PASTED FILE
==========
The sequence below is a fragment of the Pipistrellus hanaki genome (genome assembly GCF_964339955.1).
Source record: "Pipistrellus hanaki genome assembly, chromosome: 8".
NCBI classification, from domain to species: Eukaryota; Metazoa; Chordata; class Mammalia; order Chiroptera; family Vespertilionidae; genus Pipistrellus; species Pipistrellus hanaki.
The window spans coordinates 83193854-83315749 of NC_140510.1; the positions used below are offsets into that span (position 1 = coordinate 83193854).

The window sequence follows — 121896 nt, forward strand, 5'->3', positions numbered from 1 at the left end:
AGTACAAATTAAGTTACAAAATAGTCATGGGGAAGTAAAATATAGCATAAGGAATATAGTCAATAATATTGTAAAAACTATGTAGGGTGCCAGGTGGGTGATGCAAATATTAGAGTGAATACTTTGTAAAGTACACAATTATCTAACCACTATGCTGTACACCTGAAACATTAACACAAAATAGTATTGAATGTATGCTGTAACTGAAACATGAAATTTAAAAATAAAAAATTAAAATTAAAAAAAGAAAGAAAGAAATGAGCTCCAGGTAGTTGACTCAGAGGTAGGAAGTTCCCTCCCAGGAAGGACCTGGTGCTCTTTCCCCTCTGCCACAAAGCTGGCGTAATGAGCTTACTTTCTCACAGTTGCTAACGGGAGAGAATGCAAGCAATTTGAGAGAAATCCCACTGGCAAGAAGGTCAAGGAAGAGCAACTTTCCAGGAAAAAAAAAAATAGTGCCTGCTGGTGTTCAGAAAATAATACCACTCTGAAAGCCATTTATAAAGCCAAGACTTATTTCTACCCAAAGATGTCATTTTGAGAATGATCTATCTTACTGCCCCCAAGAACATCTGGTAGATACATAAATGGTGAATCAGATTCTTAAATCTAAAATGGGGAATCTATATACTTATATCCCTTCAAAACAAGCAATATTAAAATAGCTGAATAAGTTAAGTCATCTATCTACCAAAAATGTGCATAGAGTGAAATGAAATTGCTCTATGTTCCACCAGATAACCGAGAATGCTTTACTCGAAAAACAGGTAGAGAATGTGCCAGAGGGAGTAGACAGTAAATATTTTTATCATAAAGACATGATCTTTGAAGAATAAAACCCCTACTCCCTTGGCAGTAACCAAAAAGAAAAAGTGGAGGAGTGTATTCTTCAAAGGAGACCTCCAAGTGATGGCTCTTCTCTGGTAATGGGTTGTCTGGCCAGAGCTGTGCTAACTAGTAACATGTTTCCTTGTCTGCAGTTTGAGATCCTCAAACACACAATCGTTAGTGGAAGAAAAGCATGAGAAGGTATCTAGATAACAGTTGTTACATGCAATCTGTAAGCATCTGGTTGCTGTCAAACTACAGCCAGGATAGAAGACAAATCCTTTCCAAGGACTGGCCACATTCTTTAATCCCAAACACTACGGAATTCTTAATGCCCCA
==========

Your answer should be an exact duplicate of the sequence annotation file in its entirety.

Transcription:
The sequence below is a fragment of the Pipistrellus hanaki genome (genome assembly GCF_964339955.1).
Source record: "Pipistrellus hanaki genome assembly, chromosome: 8".
NCBI classification, from domain to species: Eukaryota; Metazoa; Chordata; class Mammalia; order Chiroptera; family Vespertilionidae; genus Pipistrellus; species Pipistrellus hanaki.
The window spans coordinates 83193854-83315749 of NC_140510.1; the positions used below are offsets into that span (position 1 = coordinate 83193854).

The window sequence follows — 121896 nt, forward strand, 5'->3', positions numbered from 1 at the left end:
AGTACAAATTAAGTTACAAAATAGTCATGGGGAAGTAAAATATAGCATAAGGAATATAGTCAATAATATTGTAAAAACTATGTAGGGTGCCAGGTGGGTGATGCAAATATTAGAGTGAATACTTTGTAAAGTACACAATTATCTAACCACTATGCTGTACACCTGAAACATTAACACAAAATAGTATTGAATGTATGCTGTAACTGAAACATGAAATTTAAAAATAAAAAATTAAAATTAAAAAAAGAAAGAAAGAAATGAGCTCCAGGTAGTTGACTCAGAGGTAGGAAGTTCCCTCCCAGGAAGGACCTGGTGCTCTTTCCCCTCTGCCACAAAGCTGGCGTAATGAGCTTACTTTCTCACAGTTGCTAACGGGAGAGAATGCAAGCAATTTGAGAGAAATCCCACTGGCAAGAAGGTCAAGGAAGAGCAACTTTCCAGGAAAAAAAAAAATAGTGCCTGCTGGTGTTCAGAAAATAATACCACTCTGAAAGCCATTTATAAAGCCAAGACTTATTTCTACCCAAAGATGTCATTTTGAGAATGATCTATCTTACTGCCCCCAAGAACATCTGGTAGATACATAAATGGTGAATCAGATTCTTAAATCTAAAATGGGGAATCTATATACTTATATCCCTTCAAAACAAGCAATATTAAAATAGCTGAATAAGTTAAGTCATCTATCTACCAAAAATGTGCATAGAGTGAAATGAAATTGCTCTATGTTCCACCAGATAACCGAGAATGCTTTACTCGAAAAACAGGTAGAGAATGTGCCAGAGGGAGTAGACAGTAAATATTTTTATCATAAAGACATGATCTTTGAAGAATAAAACCCCTACTCCCTTGGCAGTAACCAAAAAGAAAAAGTGGAGGAGTGTATTCTTCAAAGGAGACCTCCAAGTGATGGCTCTTCTCTGGTAATGGGTTGTCTGGCCAGAGCTGTGCTAACTAGTAACATGTTTCCTTGTCTGCAGTTTGAGATCCTCAAACACACAATCGTTAGTGGAAGAAAAGCATGAGAAGGTATCTAGATAACAGTTGTTACATGCAATCTGTAAGCATCTGGTTGCTGTCAAACTACAGCCAGGATAGAAGACAAATCCTTTCCAAGGACTGGCCACATTCTTTAATCCCAAACACTACGGAATTCTTAATGCCCCA